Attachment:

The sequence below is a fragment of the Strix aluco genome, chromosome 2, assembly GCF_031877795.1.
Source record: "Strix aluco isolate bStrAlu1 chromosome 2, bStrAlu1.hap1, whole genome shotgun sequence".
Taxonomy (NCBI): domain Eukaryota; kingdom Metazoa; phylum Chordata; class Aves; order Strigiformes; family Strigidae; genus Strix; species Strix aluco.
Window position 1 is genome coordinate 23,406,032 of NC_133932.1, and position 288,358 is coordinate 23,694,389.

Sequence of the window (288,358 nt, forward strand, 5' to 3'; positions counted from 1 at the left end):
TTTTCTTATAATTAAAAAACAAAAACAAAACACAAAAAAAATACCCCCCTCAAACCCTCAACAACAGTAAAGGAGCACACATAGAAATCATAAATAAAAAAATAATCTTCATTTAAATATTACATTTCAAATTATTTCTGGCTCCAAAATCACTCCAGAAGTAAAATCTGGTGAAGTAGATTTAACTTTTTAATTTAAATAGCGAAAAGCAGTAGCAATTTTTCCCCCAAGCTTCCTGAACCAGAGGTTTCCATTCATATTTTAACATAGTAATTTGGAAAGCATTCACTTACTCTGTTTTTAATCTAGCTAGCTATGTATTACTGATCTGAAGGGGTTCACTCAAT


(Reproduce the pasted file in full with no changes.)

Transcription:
The sequence below is a fragment of the Strix aluco genome, chromosome 2, assembly GCF_031877795.1.
Source record: "Strix aluco isolate bStrAlu1 chromosome 2, bStrAlu1.hap1, whole genome shotgun sequence".
Taxonomy (NCBI): domain Eukaryota; kingdom Metazoa; phylum Chordata; class Aves; order Strigiformes; family Strigidae; genus Strix; species Strix aluco.
Window position 1 is genome coordinate 23,406,032 of NC_133932.1, and position 288,358 is coordinate 23,694,389.

Sequence of the window (288,358 nt, forward strand, 5' to 3'; positions counted from 1 at the left end):
TTTTCTTATAATTAAAAAACAAAAACAAAACACAAAAAAAATACCCCCCTCAAACCCTCAACAACAGTAAAGGAGCACACATAGAAATCATAAATAAAAAAATAATCTTCATTTAAATATTACATTTCAAATTATTTCTGGCTCCAAAATCACTCCAGAAGTAAAATCTGGTGAAGTAGATTTAACTTTTTAATTTAAATAGCGAAAAGCAGTAGCAATTTTTCCCCCAAGCTTCCTGAACCAGAGGTTTCCATTCATATTTTAACATAGTAATTTGGAAAGCATTCACTTACTCTGTTTTTAATCTAGCTAGCTATGTATTACTGATCTGAAGGGGTTCACTCAAT